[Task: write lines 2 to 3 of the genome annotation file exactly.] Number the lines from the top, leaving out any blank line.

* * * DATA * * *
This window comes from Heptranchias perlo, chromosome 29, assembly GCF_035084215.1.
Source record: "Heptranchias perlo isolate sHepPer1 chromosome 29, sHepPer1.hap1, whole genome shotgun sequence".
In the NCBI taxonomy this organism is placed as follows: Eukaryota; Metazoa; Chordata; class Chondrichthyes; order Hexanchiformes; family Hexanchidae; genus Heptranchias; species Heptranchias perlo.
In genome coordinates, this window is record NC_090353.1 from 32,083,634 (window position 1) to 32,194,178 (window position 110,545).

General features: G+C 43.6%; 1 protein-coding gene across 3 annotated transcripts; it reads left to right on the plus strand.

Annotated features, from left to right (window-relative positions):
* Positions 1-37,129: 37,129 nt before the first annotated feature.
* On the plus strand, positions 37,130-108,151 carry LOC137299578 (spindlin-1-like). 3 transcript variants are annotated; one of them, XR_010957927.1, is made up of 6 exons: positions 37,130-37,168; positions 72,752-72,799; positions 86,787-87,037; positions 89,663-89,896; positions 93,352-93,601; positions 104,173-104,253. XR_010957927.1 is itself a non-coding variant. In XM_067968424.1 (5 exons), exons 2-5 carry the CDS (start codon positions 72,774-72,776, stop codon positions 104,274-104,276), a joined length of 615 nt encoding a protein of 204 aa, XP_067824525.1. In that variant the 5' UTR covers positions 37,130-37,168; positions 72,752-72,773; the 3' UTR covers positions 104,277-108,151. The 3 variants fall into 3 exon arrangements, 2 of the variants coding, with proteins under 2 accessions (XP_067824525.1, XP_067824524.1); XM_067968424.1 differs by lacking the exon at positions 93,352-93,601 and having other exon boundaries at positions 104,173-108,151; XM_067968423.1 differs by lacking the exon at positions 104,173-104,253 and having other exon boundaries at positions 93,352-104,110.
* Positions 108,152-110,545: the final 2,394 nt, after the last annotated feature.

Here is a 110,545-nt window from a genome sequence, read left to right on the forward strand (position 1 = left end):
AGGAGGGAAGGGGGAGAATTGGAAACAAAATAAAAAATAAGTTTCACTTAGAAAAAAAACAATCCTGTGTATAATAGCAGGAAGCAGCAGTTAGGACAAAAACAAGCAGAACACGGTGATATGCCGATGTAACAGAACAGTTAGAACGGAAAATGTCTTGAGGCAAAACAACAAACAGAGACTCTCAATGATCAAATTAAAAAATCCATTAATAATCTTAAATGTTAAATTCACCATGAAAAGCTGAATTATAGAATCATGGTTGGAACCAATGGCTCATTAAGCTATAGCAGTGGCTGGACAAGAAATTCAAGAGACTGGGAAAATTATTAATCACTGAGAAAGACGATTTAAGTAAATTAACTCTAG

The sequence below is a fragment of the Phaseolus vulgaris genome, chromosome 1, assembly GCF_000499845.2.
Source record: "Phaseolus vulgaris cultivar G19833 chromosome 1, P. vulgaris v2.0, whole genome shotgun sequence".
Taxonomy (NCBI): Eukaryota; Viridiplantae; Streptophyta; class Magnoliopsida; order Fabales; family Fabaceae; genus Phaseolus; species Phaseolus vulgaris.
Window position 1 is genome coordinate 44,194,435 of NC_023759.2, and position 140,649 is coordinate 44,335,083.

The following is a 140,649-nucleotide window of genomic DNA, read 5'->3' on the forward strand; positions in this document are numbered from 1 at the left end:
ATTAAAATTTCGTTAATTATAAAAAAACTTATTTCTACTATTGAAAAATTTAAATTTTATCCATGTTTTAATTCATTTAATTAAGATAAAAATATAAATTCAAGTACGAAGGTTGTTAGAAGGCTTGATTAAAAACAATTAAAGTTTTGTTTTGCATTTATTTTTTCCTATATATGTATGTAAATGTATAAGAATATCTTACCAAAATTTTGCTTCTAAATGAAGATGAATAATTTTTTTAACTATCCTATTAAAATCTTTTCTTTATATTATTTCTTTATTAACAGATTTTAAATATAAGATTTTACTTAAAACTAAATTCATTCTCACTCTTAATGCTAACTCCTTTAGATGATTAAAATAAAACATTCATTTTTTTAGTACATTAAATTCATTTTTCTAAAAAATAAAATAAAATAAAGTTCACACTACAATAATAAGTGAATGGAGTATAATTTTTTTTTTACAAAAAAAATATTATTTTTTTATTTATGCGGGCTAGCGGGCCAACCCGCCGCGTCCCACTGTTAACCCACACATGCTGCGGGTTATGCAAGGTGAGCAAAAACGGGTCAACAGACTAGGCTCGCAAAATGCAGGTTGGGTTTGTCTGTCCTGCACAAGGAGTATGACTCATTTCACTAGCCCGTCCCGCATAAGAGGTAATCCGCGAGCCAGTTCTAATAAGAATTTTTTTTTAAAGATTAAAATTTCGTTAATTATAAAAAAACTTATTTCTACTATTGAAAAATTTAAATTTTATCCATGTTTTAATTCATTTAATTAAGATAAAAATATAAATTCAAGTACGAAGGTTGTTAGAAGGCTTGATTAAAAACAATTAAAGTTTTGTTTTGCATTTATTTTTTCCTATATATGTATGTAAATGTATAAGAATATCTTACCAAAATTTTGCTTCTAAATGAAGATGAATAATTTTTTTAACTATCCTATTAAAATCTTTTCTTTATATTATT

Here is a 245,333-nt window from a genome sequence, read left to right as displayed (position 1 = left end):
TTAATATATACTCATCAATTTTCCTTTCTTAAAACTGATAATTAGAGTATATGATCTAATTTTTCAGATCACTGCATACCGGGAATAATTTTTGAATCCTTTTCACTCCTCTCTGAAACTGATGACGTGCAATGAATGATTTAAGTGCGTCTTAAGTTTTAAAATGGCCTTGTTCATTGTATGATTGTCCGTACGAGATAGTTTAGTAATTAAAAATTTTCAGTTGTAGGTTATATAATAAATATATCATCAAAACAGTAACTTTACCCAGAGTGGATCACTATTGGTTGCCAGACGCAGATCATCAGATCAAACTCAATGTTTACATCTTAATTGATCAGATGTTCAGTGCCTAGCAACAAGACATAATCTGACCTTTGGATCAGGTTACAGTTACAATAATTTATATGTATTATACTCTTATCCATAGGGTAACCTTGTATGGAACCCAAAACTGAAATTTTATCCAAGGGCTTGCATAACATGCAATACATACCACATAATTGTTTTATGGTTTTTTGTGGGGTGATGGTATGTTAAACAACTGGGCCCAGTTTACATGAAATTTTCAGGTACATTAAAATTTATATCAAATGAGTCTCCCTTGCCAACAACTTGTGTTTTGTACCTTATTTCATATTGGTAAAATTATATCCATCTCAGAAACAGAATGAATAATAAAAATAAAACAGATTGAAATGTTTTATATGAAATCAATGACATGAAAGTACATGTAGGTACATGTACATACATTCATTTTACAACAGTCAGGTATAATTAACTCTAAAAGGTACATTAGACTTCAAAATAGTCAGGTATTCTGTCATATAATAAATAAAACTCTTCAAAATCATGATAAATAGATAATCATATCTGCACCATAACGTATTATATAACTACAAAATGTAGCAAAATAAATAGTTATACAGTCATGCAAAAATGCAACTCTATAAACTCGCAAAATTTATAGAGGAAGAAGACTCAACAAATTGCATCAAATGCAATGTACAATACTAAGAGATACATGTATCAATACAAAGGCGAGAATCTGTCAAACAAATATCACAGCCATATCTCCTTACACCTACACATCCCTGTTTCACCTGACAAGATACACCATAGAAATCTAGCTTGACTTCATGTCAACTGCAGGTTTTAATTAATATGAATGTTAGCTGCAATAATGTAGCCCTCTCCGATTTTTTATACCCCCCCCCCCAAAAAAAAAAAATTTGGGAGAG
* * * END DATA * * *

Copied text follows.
Source record: "Heptranchias perlo isolate sHepPer1 chromosome 29, sHepPer1.hap1, whole genome shotgun sequence".
In the NCBI taxonomy this organism is placed as follows: Eukaryota; Metazoa; Chordata; class Chondrichthyes; order Hexanchiformes; family Hexanchidae; genus Heptranchias; species Heptranchias perlo.